Since its inception eight years ago, the Better Access to Mental Health Care program has significantly improved the management of mental health problems. While the program allows for the treatment of a broad range of mental health disorders, the great majority of issues managed by general practitioners under the scheme relate to depression and/or anxiety. 

The Better Access program is open to all GPs and replaced the previous Better Outcomes program that was available only to GPs who had undergone specific psychological training. 

BEACH data analysis has shown that compared to Better Outcomes, the new program significantly increased the rates of depression management in primary care, with a halving of the referral rate to psychiatrists, a six-fold increase in referrals to psychologists, and no change in medication rates. 

Callcarpa Berries at the Rainforest Botanic Gardens

Long known as the Lismore tip, or even less attractively, the town dump, the facility that manages the city’s wastes is now called the Lismore Recycling and Recovery Centre.

The change is not just in the branding, but in reality, with the well managed facility becoming the envy of many a local Council.

An equally dramatic transformation has taken place at the adjacent Rainforest Botanic Gardens. Here, on a sizeable patch of once unappealing scrub, characterised by weeds, fallen trees, and illegally dumped rubbish, knowledgeable and enthusiastic volunteers are creating a network of walking paths through regenerated sub-tropical forest.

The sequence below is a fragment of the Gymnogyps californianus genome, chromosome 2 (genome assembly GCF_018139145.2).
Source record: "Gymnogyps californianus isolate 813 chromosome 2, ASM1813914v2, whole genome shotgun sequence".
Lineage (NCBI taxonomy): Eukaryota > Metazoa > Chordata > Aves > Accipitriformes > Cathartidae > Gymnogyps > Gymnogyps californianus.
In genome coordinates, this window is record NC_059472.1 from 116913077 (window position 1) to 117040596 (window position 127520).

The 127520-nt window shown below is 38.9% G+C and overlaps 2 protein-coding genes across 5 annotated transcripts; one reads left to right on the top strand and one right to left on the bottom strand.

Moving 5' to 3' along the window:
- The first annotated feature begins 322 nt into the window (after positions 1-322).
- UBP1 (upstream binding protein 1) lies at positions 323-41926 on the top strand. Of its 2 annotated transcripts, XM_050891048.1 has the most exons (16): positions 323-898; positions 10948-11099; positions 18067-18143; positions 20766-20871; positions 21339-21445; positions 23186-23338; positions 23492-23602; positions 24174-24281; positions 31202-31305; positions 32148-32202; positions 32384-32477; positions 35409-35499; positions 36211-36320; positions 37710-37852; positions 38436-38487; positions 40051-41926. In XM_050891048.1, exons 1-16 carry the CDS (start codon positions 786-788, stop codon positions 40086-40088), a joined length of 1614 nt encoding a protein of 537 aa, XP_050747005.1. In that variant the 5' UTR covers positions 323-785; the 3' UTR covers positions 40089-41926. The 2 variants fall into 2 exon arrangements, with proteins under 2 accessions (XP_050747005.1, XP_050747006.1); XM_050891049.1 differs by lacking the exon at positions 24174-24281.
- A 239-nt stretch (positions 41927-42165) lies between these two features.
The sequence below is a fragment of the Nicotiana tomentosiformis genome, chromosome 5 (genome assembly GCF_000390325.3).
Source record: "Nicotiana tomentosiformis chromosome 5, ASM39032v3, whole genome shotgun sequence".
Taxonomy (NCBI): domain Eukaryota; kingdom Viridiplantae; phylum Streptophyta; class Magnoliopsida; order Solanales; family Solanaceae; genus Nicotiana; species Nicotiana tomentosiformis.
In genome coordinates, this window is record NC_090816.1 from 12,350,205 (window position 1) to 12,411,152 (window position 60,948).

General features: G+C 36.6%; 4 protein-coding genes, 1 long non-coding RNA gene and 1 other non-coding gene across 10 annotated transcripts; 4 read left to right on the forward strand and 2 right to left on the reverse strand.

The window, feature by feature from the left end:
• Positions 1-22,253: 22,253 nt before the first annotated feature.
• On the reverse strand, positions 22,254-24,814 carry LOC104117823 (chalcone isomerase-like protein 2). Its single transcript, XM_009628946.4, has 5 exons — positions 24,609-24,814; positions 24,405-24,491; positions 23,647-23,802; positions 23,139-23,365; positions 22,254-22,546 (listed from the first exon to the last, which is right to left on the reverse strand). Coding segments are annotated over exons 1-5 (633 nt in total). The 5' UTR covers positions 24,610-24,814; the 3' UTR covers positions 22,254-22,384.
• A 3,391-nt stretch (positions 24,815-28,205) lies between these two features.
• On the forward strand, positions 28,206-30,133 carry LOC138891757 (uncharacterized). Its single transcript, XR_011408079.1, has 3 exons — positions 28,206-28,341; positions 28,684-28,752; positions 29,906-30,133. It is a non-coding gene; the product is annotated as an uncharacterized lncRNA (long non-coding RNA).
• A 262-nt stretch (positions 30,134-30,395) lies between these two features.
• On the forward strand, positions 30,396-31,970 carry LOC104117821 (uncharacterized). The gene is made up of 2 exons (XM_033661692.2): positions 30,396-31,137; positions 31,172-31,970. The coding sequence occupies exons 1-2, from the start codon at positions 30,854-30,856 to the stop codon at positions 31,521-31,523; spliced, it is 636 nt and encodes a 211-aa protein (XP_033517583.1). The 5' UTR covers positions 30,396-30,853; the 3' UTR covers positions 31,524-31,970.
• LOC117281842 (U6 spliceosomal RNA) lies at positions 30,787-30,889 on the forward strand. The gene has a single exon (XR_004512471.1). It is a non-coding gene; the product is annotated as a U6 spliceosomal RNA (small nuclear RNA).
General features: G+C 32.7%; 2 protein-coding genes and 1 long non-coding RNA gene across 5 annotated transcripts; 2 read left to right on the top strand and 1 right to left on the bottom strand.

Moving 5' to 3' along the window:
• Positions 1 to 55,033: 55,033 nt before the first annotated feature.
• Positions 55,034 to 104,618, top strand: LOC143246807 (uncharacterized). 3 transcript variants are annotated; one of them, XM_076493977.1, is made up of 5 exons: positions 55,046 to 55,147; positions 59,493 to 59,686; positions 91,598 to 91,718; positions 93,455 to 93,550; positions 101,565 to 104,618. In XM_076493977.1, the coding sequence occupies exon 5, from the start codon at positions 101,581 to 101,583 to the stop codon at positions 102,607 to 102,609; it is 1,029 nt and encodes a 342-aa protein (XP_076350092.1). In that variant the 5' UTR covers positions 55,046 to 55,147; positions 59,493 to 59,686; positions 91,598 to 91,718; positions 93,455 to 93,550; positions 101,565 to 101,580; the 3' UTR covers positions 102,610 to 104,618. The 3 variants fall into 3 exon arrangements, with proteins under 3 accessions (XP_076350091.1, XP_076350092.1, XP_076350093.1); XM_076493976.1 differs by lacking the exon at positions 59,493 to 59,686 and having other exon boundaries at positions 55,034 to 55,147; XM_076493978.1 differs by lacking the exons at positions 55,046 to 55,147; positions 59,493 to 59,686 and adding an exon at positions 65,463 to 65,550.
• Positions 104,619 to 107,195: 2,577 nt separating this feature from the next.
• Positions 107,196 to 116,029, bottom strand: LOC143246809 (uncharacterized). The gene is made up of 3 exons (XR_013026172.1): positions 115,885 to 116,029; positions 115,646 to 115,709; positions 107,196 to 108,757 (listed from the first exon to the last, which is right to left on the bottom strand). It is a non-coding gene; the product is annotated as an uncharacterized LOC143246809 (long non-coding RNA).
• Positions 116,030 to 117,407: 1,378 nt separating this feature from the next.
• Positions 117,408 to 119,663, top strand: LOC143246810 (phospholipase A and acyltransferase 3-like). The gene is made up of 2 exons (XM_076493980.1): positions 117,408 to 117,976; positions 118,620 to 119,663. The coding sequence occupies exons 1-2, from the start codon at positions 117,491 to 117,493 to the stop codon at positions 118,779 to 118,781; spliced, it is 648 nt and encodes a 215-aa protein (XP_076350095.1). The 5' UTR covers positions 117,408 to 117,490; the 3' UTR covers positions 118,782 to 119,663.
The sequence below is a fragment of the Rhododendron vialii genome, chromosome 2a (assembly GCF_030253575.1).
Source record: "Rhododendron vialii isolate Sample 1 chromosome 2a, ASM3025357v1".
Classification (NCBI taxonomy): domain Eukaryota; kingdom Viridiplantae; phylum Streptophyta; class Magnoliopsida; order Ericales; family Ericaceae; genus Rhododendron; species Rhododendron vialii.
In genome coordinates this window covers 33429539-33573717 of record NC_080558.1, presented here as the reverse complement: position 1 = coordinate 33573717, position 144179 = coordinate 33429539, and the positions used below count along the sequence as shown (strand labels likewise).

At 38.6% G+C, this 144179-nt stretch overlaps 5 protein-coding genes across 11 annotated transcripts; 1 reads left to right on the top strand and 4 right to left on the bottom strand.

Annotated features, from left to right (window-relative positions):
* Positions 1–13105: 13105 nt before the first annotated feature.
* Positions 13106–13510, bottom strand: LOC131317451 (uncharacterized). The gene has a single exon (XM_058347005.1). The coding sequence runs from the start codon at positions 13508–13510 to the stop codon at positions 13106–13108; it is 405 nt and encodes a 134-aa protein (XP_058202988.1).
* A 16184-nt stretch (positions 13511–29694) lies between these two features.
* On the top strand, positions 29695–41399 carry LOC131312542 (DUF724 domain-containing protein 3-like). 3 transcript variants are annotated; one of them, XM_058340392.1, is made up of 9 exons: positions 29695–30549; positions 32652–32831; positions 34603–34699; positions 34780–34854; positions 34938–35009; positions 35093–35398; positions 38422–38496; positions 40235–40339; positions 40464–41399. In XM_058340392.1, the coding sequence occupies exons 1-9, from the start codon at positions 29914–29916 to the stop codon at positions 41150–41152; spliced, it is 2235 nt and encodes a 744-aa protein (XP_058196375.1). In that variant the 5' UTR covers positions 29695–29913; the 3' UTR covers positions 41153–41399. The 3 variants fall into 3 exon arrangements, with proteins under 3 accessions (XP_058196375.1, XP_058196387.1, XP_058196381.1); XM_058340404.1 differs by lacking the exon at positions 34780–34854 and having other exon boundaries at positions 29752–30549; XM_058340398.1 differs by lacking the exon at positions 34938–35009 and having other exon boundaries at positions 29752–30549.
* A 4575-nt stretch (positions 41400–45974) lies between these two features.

Such a project was long the dream of Friends of Lismore Rainforest Botanic Gardens, a group formed well before a site had even been identified. A founder member was plant enthusiast and long-serving retired local GP, the late Calder Chaffey (see separate story).

Today, the gardens are a protected space where representatives of all the unique plant species of our sub-tropical area can be grown in an ecosystem where they will thrive.

Construction teams working with contractor Brookfield Multiplex are rapidly transforming the site.

The chosen 6 hectare site at Ewingsdale, on the approach road to Byron Bay, is being rapidly transformed into the new Byron Central Hospital (BCH), scheduled to be opened by mid-2016.

The enabling and early works stage has included the completion of internal road base preparation, site in-ground drainage, bulk excavation and cut/fill, and installation of temporary site sheds.

More than 15,000 cubic metres of earthworks have been completed, and over 1,500m of stormwater pipe installed to date.

Taking shape is a new facility to replace the smaller hospitals in Byron Bay and Mullumbimby, estimated to cost $80M. Its aesthetic design incorporates a range of enviro-friendly features.

Services to be offered will include 24-hour emergency attention, with 14 ED acute treatment spaces; 43 overnight inpatient beds; low-risk maternity services, 20-bed, non-acute mental health unit; X-ray, ultrasound, CT, and OPG (dental imaging); 4-chair dental service, 4-chair chemotherapy unit, and ambulatory care services.